Saturday, July 22, 2006
When we moved here there were two things that stood in the way of us staying: finding work and finding a place to live. Pretty essential stuff and it has not come easily. I am currently on Employment Insurance and received a nasty call from a government employee three weeks after we got here. We were dealing with the horror that is our septic pump and hadn't determined if we could actually stay, and if we did stay where we would live and thus where we would look for work. The fellow who called me was not impressed and made me feel like we had made a mistake moving here. We decided to look for work in and around Humboldt and hope that we could also find a home in the same area. We both have B.F.A. degrees, which are worthless as far as gainful employment is concerned (a situation that wasn't much better in Vancouver). We also only have one vehicle and Tyler is the only one who knows how to drive. This means we must find work with similar hours in the same location. Not easy. We first tried a beekeepers, which was not nearly as romantic as it sounds. Next we both applied to a company that manufactures highway trailers. It took us almost an hour to drive to the factory location. We were pretty much out of gas when we arrived and there wasn't a gas station in sight. We were both taken on separate tours. The factory was huge and noisy and one of the first things I noticed was a sign that read "28 days since the last accident". I was told I would be working in the metal fabrication department. Upon inspection all I saw were burly men stationed at huge frightening machines that would "take your finger right off". After the tour I had to complete a test and do an interview. During the interview I was told that they were concerned that the heavy lifting involved in metal fabrication might be too challenging for me and that the paint department might be better, "you aren't sensitive to toxins are you?" Hell no, I love toxins! Tyler went through the same routine as I did in a separate room. He was told he would be placed in the finishing department, which included tasks like putting on decals and mud flaps. It appeared to be the most laid back department in the factory. I was jealous. I left determined to find another solution (oh, and we made it to a gas station two towns away). And that solution was...self employment! Yeah, that's it! Tyler and I had noticed a storefront for sale on Main Street in Bruno. We had a look inside, the building includes living quarters behind the store, all of it on the market for $6500. We're currently looking into buying it and I have been accepted into a Self Employment Program through Employment Insurance. This was NOT what we were expecting...we wanted to live in the country. However Bruno is a pleasant little town and if all goes well we can move to the country later on. What business am I going to employ myself in? Stay tuned. Tyler accepted the factory job and he actually doesn't mind it, except he has to get up at 4am in order to get there on time (they also offered him a job in the paint dept. for a higher wage but he turned it down, the finishing dept. is definitely a better place to work in). So that's that. The photo above is of one of the trailers Tyler helps to build.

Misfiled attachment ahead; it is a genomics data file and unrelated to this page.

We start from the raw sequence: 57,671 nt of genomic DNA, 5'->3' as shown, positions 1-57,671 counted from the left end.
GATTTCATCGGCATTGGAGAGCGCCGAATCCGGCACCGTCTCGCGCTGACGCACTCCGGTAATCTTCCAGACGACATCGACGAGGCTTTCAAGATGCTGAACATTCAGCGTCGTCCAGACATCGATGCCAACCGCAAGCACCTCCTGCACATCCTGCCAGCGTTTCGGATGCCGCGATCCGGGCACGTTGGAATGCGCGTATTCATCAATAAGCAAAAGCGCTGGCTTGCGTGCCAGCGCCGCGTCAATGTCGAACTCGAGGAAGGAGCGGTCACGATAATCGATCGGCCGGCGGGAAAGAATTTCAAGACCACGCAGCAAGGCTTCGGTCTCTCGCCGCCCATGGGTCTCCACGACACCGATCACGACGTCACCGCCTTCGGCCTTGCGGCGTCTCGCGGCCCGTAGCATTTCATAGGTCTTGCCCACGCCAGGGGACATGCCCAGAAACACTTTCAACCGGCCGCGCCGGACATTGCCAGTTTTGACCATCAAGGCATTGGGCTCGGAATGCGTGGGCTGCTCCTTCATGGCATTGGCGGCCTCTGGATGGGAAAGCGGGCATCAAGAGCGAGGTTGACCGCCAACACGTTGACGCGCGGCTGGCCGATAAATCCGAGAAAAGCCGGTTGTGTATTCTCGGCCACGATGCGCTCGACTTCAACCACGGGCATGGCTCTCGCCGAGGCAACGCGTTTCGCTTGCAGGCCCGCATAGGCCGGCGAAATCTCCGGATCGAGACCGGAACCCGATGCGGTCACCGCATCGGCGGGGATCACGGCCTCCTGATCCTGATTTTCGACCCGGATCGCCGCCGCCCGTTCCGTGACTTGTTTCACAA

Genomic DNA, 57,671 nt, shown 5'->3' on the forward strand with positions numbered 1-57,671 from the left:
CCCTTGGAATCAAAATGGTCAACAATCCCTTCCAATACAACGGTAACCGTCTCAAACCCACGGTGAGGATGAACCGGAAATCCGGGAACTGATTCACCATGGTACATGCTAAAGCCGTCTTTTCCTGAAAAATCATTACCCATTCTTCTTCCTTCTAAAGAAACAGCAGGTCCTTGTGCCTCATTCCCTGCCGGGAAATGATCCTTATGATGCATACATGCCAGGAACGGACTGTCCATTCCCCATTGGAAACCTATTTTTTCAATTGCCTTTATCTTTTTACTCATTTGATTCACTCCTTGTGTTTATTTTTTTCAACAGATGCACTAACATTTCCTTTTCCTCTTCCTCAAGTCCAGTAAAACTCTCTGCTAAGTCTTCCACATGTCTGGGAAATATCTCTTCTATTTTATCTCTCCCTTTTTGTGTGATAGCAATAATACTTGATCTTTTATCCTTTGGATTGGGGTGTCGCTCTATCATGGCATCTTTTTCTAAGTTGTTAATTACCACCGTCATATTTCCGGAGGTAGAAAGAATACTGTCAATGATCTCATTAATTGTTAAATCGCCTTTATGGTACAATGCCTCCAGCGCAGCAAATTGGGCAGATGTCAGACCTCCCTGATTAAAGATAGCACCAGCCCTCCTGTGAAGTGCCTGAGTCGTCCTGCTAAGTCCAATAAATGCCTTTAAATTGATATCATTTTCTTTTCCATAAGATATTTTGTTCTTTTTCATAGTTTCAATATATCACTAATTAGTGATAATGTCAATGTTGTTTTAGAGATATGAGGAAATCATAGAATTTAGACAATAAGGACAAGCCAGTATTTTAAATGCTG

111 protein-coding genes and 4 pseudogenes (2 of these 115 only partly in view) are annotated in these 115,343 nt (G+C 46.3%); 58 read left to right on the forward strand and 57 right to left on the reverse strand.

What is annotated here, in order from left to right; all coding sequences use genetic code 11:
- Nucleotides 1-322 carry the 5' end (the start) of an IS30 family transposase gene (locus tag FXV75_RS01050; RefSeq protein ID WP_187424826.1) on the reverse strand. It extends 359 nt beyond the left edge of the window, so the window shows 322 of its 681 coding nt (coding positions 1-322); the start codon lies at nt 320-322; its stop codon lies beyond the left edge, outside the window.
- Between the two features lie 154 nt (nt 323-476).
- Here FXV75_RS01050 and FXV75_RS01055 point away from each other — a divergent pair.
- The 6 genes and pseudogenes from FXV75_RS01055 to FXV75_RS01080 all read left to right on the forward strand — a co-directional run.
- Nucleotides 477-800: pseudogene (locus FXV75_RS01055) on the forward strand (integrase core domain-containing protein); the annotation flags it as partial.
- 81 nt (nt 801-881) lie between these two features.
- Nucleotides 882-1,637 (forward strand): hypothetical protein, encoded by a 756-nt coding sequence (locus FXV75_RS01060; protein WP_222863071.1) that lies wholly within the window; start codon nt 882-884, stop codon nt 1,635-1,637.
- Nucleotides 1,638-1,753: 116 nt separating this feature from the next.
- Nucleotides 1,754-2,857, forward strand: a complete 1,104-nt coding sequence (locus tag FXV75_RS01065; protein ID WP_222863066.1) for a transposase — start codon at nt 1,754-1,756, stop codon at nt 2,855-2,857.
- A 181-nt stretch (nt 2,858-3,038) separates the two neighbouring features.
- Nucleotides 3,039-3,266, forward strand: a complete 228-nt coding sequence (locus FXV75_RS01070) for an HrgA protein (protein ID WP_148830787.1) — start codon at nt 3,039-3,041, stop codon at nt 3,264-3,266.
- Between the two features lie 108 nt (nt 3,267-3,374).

Last weekend Tyler and I chaperoned a group of students from Beijing on a trip to Saskatoon. They are all staying in Bruno at the Prairie Ursuline Centre for two weeks and range in age from 14-18. They were amazed at all the space and rolling fields of canola. The boys were disappointed that there weren't more girls living in Bruno, especially blonde-haired blue-eyed ones. We went to Wanuskewin Heritage Park where some of them enjoyed a lesson in traditional first nations hoop dancing.
Thursday, July 13, 2006
Tuesday, July 11, 2006
Tuesday, July 04, 2006
There was a parade through Humboldt on June 30th. Humboldt has a population of about 5500 people. Bruno is much smaller (maybe 600 people)and Dana smaller still. Humboldt is where we often go to buy groceries and to use the wireless internet connection at Mr. Sub (where I am sitting right now).
Recently we ended up taking our garbage to the dump in Humboldt since the one in Bruno is only open two days a week and we keep missing it. In Humboldt you throw your garbage directly into a landfill instead of a dumpster. It's a pretty sad site. Before moving here I had only visited a dump once, it certainly makes me more conscious (and more disgusted) about the amount of garbage people produce, myself included. It also makes me want to order biodegradable garbage bags. I've been looking into the BioBag.